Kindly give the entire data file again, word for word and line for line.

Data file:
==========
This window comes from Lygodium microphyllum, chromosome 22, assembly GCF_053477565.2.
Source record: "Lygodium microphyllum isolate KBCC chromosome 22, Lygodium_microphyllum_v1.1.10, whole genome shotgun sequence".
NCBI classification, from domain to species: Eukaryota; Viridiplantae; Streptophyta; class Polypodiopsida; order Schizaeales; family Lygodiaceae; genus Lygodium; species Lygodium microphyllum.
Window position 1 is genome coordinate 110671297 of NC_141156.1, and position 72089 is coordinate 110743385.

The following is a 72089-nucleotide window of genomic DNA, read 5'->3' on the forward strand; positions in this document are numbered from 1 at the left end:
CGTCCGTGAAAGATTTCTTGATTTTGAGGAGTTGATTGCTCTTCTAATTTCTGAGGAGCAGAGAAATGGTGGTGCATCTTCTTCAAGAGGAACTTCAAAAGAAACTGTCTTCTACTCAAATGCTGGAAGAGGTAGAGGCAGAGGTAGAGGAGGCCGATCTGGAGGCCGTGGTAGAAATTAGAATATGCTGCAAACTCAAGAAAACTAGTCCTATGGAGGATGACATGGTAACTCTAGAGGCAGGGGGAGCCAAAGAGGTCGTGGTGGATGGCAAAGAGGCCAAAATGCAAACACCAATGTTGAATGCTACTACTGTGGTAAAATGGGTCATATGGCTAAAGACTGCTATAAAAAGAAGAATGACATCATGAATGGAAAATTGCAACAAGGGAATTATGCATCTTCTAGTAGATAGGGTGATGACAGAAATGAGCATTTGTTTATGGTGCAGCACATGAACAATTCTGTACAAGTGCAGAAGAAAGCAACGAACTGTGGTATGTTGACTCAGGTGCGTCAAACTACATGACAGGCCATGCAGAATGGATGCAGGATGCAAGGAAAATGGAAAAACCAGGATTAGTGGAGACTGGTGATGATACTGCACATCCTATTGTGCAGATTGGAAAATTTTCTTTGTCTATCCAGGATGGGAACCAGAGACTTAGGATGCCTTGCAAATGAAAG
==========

This window comes from Lygodium microphyllum, chromosome 22, assembly GCF_053477565.2.
Source record: "Lygodium microphyllum isolate KBCC chromosome 22, Lygodium_microphyllum_v1.1.10, whole genome shotgun sequence".
NCBI classification, from domain to species: Eukaryota; Viridiplantae; Streptophyta; class Polypodiopsida; order Schizaeales; family Lygodiaceae; genus Lygodium; species Lygodium microphyllum.
Window position 1 is genome coordinate 110671297 of NC_141156.1, and position 72089 is coordinate 110743385.

The following is a 72089-nucleotide window of genomic DNA, read 5'->3' on the forward strand; positions in this document are numbered from 1 at the left end:
CGTCCGTGAAAGATTTCTTGATTTTGAGGAGTTGATTGCTCTTCTAATTTCTGAGGAGCAGAGAAATGGTGGTGCATCTTCTTCAAGAGGAACTTCAAAAGAAACTGTCTTCTACTCAAATGCTGGAAGAGGTAGAGGCAGAGGTAGAGGAGGCCGATCTGGAGGCCGTGGTAGAAATTAGAATATGCTGCAAACTCAAGAAAACTAGTCCTATGGAGGATGACATGGTAACTCTAGAGGCAGGGGGAGCCAAAGAGGTCGTGGTGGATGGCAAAGAGGCCAAAATGCAAACACCAATGTTGAATGCTACTACTGTGGTAAAATGGGTCATATGGCTAAAGACTGCTATAAAAAGAAGAATGACATCATGAATGGAAAATTGCAACAAGGGAATTATGCATCTTCTAGTAGATAGGGTGATGACAGAAATGAGCATTTGTTTATGGTGCAGCACATGAACAATTCTGTACAAGTGCAGAAGAAAGCAACGAACTGTGGTATGTTGACTCAGGTGCGTCAAACTACATGACAGGCCATGCAGAATGGATGCAGGATGCAAGGAAAATGGAAAAACCAGGATTAGTGGAGACTGGTGATGATACTGCACATCCTATTGTGCAGATTGGAAAATTTTCTTTGTCTATCCAGGATGGGAACCAGAGACTTAGGATGCCTTGCAAATGAAAG